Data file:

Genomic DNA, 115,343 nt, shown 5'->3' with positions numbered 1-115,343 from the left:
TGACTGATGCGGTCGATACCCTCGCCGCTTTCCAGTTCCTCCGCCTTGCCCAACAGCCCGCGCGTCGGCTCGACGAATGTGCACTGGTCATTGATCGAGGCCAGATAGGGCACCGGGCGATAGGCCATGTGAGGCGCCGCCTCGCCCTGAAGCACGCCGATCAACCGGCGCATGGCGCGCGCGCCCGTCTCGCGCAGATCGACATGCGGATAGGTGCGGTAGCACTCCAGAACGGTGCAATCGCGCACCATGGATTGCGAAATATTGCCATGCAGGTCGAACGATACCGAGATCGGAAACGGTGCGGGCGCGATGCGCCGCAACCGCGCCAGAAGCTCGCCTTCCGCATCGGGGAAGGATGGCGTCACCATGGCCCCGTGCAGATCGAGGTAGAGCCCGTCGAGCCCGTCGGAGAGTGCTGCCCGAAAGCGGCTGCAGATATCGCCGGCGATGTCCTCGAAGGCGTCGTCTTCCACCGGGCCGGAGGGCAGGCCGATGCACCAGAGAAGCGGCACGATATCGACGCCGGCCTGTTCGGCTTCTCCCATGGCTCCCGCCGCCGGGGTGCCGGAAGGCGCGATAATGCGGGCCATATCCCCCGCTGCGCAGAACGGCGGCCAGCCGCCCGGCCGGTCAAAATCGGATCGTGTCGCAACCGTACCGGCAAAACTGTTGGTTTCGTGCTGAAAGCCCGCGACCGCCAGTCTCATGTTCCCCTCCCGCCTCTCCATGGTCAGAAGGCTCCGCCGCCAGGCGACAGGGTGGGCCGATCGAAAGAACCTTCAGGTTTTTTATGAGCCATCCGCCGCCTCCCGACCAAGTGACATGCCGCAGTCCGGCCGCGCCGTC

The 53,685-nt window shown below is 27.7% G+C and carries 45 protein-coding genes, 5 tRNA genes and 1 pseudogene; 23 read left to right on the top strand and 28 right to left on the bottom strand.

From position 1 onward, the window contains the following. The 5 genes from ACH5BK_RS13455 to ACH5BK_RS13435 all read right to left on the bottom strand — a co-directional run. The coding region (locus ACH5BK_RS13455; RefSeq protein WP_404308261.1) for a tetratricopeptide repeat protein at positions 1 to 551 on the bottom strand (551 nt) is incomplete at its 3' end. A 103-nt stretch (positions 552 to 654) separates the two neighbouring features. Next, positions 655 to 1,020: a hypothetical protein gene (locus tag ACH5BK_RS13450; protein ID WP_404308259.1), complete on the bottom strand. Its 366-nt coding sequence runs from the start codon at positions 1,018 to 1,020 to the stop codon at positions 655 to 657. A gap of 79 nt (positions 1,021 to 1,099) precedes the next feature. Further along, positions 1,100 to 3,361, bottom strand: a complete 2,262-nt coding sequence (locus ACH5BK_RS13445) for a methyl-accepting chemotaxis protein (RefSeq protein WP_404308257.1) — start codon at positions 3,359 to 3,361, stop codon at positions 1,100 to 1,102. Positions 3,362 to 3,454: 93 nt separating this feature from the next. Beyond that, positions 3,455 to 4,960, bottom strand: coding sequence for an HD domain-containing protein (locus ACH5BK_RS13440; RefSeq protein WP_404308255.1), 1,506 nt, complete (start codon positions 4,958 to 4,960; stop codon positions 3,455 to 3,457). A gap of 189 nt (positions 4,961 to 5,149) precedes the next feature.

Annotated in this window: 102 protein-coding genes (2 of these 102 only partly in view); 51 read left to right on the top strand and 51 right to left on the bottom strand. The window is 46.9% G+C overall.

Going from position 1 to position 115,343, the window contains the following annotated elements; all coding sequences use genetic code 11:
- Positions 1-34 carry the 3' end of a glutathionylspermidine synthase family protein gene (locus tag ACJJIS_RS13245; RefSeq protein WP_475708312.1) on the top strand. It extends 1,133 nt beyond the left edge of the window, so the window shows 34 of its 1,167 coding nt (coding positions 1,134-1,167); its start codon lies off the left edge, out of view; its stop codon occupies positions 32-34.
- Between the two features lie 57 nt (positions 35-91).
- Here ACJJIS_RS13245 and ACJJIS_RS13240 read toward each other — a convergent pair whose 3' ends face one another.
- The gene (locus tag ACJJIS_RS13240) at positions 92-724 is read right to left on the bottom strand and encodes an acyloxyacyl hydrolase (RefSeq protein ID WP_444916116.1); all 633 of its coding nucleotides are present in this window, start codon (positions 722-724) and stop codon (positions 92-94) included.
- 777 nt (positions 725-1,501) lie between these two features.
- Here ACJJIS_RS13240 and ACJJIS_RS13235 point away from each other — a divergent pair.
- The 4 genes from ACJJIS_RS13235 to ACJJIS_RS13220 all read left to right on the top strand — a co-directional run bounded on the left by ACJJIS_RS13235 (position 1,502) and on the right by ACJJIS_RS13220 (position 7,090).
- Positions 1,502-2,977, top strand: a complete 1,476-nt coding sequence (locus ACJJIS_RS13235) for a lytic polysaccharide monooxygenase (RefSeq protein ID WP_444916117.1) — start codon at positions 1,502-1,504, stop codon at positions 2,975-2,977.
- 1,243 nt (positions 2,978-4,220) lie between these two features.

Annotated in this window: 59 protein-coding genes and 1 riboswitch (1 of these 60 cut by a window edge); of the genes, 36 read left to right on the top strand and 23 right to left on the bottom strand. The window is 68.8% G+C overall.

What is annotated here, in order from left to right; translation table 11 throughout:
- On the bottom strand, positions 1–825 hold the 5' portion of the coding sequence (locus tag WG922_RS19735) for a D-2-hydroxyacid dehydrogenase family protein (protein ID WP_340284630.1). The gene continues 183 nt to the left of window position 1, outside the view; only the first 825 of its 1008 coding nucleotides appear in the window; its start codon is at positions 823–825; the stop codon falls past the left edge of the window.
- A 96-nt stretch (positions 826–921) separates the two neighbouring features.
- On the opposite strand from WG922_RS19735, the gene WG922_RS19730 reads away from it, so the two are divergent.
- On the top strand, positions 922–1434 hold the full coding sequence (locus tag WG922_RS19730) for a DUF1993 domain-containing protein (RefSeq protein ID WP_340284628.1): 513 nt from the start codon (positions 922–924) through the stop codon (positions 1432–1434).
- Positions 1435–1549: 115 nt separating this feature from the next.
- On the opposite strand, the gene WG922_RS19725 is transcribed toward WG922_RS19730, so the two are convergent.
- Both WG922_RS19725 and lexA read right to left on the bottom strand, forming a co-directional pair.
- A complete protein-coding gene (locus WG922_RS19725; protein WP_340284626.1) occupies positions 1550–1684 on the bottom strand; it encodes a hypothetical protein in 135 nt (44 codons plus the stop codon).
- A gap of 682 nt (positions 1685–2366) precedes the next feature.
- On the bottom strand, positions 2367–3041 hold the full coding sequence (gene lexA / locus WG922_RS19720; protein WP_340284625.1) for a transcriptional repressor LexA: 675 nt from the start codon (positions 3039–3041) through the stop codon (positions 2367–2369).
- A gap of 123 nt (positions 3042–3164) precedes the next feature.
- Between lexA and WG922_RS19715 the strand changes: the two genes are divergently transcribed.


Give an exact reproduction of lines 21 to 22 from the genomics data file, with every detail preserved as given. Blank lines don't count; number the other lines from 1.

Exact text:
- On the top strand, positions 922–1434 hold the full coding sequence (locus tag WG922_RS19730) for a DUF1993 domain-containing protein (RefSeq protein ID WP_340284628.1): 513 nt from the start codon (positions 922–924) through the stop codon (positions 1432–1434).
- Positions 1435–1549: 115 nt separating this feature from the next.